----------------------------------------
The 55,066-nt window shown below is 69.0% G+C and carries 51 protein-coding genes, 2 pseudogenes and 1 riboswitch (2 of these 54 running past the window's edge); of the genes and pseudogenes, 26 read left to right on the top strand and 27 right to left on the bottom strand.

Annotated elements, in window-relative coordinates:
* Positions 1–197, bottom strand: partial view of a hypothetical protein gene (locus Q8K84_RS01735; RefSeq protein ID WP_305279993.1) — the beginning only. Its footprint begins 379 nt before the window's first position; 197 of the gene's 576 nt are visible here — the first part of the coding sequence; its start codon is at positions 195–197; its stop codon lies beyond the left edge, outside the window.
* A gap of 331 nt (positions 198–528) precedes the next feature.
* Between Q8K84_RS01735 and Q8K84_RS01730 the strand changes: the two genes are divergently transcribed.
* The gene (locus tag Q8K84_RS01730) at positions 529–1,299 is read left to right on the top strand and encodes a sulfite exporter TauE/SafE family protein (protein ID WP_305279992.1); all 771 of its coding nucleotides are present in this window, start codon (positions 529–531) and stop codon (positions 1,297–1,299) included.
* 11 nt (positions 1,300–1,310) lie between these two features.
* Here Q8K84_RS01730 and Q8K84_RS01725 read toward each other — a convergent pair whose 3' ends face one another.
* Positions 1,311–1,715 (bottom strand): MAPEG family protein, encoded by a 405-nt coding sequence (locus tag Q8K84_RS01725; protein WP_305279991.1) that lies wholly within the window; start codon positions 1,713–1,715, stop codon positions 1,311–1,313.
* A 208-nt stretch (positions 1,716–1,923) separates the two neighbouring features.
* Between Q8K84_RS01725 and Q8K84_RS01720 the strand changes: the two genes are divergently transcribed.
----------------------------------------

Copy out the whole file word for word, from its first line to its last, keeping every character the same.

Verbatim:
The 55,066-nt window shown below is 69.0% G+C and carries 51 protein-coding genes, 2 pseudogenes and 1 riboswitch (2 of these 54 running past the window's edge); of the genes and pseudogenes, 26 read left to right on the top strand and 27 right to left on the bottom strand.

Annotated elements, in window-relative coordinates:
* Positions 1–197, bottom strand: partial view of a hypothetical protein gene (locus Q8K84_RS01735; RefSeq protein ID WP_305279993.1) — the beginning only. Its footprint begins 379 nt before the window's first position; 197 of the gene's 576 nt are visible here — the first part of the coding sequence; its start codon is at positions 195–197; its stop codon lies beyond the left edge, outside the window.
* A gap of 331 nt (positions 198–528) precedes the next feature.
* Between Q8K84_RS01735 and Q8K84_RS01730 the strand changes: the two genes are divergently transcribed.
* The gene (locus tag Q8K84_RS01730) at positions 529–1,299 is read left to right on the top strand and encodes a sulfite exporter TauE/SafE family protein (protein ID WP_305279992.1); all 771 of its coding nucleotides are present in this window, start codon (positions 529–531) and stop codon (positions 1,297–1,299) included.
* 11 nt (positions 1,300–1,310) lie between these two features.
* Here Q8K84_RS01730 and Q8K84_RS01725 read toward each other — a convergent pair whose 3' ends face one another.
* Positions 1,311–1,715 (bottom strand): MAPEG family protein, encoded by a 405-nt coding sequence (locus tag Q8K84_RS01725; protein WP_305279991.1) that lies wholly within the window; start codon positions 1,713–1,715, stop codon positions 1,311–1,313.
* A 208-nt stretch (positions 1,716–1,923) separates the two neighbouring features.
* Between Q8K84_RS01725 and Q8K84_RS01720 the strand changes: the two genes are divergently transcribed.